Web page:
Journal of the Geothermal Research Society of Japan
Online ISSN : 1883-5775
Print ISSN : 0388-6735
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Volume 30 , Issue 2
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  • Sachio EHARA
    Volume 30 (2008) Issue 2 Pages 95-96
    Released: October 28, 2010
    JOURNALS FREE ACCESS
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  • Nobuo MATSUSHIMA
    Volume 30 (2008) Issue 2 Pages 97-106
    Released: October 28, 2010
    JOURNALS FREE ACCESS
    The thermal activity of Iwodake volcano is characterized by the predominant volcanic gas ejection at the summit crater and the heat discharge from high ground temperature area which is distributed widely from the summit crater to hillside of the mountain. The volcanic gas at the summit crater is of magmatic origin and its temperature is observed to be 880°C in maximum. The total amount of the volcanic gas discharged from the summit area is estimated to be 400kg/s from the SO2 flux measurement and the chemical composition of the volcanic gas.The heat discharge rate from high ground temperature area is estimated to be 46MW at the summit and 83MW at the hillside of the mountain, respectively.These thermal activities of Iwodake volcano is thought to be continued for more than 800 years. A plausible model to explain the long degassing of large amount of volcanic gas is magma circulation in a conduit which is extended from the deep-seated magma reservoir. The continuous active degassing probably causes the hydrothermal system within the volcano because the volcanic gas ascending the vent from the top of the magma to the surface is diffused to the surrounding formation. The development of such hydrothermal system is studied by using the numerical simulation. The result shows that the overall thermal activity of Iwodake volcano such as the volcanic gas ejection at the summit crater, widely distributed ground temperature anomaly at hillside and hot springs along the coast can be caused by the degassing activity. The important factors in order to induce the wide-ranging hydrothermal system are permeability of the volcanic edifice and the depth of the degassing. The simulation indicates that the permeability of 10-13m2 at the mountain edifice, the permeability of 6×10-11m2 at the vent, and the degassing above sea level are suitable conditions for the Iwodake thermal activity.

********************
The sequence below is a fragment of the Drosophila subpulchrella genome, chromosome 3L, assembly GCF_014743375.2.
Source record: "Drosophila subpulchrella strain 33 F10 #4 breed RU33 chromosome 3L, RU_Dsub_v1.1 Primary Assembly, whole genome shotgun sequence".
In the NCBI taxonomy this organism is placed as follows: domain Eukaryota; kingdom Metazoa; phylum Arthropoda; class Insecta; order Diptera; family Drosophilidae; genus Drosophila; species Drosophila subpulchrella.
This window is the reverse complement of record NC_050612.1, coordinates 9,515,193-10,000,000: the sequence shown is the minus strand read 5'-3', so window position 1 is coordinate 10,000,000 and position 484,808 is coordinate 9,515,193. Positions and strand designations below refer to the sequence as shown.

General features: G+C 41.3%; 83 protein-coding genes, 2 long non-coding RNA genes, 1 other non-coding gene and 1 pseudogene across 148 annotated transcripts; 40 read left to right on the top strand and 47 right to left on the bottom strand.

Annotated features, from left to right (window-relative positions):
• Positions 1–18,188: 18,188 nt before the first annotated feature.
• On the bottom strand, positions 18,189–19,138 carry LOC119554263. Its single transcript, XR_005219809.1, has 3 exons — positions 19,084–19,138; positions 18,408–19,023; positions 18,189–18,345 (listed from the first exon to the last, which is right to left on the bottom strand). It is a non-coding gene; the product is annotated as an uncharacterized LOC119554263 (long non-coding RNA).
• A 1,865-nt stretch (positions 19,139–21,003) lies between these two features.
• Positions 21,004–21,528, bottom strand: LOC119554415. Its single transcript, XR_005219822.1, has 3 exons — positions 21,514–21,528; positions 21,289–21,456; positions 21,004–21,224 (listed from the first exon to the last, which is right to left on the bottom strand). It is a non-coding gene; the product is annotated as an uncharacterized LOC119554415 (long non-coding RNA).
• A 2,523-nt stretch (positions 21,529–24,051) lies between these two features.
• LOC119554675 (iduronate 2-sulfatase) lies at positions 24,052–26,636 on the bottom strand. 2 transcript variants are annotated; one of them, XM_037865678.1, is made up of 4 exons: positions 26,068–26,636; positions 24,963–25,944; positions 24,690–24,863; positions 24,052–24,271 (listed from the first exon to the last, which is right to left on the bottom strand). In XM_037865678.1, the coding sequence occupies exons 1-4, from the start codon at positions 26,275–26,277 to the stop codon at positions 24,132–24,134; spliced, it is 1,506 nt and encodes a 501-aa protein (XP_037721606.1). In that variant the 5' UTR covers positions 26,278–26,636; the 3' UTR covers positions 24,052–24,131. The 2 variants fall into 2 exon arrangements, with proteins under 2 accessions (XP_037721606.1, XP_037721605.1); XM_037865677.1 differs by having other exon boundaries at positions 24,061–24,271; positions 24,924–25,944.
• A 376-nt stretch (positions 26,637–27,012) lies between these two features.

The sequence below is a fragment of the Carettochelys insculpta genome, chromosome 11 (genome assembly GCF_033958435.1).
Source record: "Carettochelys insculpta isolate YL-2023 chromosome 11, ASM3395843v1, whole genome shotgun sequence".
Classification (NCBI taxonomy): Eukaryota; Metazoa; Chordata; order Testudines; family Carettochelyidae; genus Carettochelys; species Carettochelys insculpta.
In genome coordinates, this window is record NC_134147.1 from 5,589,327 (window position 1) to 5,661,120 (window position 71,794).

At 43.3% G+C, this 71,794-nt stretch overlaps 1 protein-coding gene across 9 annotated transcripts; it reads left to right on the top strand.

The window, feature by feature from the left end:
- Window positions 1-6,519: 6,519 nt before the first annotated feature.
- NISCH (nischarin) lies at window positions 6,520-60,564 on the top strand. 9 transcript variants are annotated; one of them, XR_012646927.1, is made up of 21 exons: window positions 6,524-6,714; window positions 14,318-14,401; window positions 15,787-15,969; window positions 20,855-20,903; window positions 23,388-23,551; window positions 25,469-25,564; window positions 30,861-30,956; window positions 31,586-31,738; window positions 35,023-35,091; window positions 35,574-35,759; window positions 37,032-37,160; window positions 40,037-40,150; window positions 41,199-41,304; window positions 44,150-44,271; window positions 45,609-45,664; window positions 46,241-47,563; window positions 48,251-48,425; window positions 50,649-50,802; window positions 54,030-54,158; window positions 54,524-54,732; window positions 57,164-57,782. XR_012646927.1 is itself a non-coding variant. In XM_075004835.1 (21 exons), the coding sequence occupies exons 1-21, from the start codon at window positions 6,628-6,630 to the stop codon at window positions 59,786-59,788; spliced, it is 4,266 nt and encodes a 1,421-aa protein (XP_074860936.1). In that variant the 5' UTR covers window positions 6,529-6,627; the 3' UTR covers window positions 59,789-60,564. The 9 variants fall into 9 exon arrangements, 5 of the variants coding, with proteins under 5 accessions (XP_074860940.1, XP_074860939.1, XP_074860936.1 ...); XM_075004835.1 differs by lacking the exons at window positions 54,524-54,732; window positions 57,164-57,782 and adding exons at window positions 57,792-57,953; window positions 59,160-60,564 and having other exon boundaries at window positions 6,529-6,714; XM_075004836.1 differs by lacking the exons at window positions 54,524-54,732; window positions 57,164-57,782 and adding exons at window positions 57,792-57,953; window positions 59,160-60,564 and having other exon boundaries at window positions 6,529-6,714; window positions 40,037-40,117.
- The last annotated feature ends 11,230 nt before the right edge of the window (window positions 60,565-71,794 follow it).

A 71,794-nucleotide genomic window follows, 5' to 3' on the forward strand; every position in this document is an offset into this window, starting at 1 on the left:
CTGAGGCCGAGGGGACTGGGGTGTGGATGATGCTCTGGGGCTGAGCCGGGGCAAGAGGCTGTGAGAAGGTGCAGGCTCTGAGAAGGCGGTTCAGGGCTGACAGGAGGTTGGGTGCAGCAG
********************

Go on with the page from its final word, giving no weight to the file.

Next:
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  • Takeshi SAITO, Shinji OUHSAWA, Takeshi HASHIMOTO, Akihiko TERADA, Shin ...
    Volume 30 (2008) Issue 2 Pages 107-120
    Released: October 28, 2010
    JOURNALS FREE ACCESS
    Morphometric observations of the crater lake at Aso Volcano, Japan, was carried out and the change of its water level, surface area and water volume between Aug 2000 and Aug 2003 were estimated. The lake water was sampled three times during this period and the concentrations of chloride in the water were measured. Mass balance was evaluated by solving the water and chloride budgets simultaneously.Results showed that the lake water was mainly supplied by volcanic input (3500-6200 ton/day) which occupied at least 60% of the water influx.Meteoric water flux (420-2500 ton/day) was not dominant, which occupied less than 20% of the water influx between Aug 2000 and Apr 2003. Lake water was mainly dissipated by evaporation from the lake surface (3800-5900 ton/day). Seepage from the lake bottom (880-2200 ton/day) occupied about 13-37% of the water outflux. Heat balance indicated that thermal energy of volcanic input was about 150-200MW, which occupied more than 95% of energy influx.Most heat loss occurred at the lake surface through evaporation (100-150MW). The specific enthalpy of volcanic input was estimated to be about 2500-4200kJ/kg, which corresponds to the enthalpy of superheated steam at several hundred degrees C.It was suggested that mass and heat are input into the lake by the addition of superheated steam at several hundred degrees C.Water flux and enthalpy of volcanic input between Apr 2003 and Aug 2003 were estimated to be larger than those between Aug 2000 and Apr 2003.This is consistent with the observation that the water temperature became higher, the water level was decreased and small mud eruption was occurred.Our results indicate that the crater lake at Aso ranks among the peak-activity volcanic lakes in the world.